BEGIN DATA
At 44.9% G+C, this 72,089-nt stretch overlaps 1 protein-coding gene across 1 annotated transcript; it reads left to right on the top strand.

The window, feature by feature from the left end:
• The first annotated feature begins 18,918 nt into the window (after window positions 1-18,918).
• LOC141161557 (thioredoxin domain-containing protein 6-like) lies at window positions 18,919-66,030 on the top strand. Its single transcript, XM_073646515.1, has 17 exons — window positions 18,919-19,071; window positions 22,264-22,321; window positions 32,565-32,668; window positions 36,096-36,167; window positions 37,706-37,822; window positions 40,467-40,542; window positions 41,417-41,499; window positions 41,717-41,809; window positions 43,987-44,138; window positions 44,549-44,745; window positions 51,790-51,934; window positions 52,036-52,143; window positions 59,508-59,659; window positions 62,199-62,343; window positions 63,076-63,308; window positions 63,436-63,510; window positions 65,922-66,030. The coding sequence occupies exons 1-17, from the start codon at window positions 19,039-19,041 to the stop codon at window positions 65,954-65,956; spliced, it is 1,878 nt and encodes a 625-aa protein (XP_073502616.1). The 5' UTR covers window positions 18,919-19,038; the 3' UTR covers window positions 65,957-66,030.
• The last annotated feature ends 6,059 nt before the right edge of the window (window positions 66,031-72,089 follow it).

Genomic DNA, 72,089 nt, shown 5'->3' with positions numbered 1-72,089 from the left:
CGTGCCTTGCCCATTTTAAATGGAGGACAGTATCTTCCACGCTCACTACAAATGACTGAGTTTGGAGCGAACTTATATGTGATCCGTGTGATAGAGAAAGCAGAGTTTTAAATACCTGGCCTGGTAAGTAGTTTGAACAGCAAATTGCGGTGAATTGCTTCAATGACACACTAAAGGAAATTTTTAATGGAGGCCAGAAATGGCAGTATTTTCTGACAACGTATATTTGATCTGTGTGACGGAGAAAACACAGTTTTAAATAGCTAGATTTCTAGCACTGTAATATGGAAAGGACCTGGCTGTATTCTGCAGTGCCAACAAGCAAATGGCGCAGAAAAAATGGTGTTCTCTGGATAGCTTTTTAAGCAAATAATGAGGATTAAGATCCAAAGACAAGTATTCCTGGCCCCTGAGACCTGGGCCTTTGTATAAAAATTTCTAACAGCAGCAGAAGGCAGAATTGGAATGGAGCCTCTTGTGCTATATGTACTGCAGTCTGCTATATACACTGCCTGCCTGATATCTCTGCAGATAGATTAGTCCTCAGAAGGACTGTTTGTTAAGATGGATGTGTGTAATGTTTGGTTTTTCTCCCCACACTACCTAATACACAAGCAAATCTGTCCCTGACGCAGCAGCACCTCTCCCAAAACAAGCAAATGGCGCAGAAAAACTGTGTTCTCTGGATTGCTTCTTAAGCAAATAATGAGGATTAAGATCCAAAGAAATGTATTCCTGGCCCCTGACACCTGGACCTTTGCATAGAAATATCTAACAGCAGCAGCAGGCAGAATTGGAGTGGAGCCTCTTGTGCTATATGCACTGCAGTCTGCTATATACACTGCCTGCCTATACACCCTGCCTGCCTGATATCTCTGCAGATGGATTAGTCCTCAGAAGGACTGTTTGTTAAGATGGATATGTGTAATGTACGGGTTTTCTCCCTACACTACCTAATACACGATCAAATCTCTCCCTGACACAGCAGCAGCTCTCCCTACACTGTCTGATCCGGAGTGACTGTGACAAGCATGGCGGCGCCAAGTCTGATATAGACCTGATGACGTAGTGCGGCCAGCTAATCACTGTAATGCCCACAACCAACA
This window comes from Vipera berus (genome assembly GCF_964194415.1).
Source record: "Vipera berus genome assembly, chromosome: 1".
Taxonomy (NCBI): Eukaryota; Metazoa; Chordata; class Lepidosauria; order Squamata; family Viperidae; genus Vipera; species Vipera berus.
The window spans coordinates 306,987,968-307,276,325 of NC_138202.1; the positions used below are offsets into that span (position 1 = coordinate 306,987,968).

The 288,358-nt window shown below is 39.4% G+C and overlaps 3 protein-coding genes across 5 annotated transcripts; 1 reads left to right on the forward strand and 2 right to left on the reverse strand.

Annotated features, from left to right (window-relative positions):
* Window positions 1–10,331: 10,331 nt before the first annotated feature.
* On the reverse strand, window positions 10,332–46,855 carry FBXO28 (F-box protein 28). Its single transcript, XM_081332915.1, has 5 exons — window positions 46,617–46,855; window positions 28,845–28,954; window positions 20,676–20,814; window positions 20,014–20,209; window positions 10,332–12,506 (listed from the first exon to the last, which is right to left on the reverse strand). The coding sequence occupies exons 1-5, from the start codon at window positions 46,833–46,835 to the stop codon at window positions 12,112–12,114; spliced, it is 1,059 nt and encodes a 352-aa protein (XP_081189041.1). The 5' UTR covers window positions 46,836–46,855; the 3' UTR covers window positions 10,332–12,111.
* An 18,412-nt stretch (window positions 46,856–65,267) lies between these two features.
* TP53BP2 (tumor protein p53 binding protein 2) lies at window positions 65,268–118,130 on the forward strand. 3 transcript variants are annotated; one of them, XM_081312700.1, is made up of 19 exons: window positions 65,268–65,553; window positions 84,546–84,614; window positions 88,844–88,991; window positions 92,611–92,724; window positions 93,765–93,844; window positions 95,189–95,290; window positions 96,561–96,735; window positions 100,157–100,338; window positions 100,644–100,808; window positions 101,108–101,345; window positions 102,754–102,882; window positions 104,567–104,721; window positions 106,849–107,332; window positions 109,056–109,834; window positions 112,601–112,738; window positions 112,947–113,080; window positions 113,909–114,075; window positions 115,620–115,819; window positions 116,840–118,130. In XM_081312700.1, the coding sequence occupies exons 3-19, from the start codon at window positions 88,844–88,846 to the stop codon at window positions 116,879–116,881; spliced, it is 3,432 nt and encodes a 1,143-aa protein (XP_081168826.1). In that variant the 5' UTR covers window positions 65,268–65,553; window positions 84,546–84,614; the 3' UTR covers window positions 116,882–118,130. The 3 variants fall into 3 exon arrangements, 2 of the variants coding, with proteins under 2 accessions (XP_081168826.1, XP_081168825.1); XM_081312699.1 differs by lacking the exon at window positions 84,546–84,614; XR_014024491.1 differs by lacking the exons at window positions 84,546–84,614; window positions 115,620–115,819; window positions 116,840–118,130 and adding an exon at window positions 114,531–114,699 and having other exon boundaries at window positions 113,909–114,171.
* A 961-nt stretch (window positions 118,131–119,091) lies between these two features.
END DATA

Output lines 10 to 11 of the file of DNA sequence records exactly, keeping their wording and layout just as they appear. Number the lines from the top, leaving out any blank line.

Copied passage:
Taxonomy (NCBI): Eukaryota; Metazoa; Chordata; class Lepidosauria; order Squamata; family Viperidae; genus Vipera; species Vipera berus.
The window spans coordinates 306,987,968-307,276,325 of NC_138202.1; the positions used below are offsets into that span (position 1 = coordinate 306,987,968).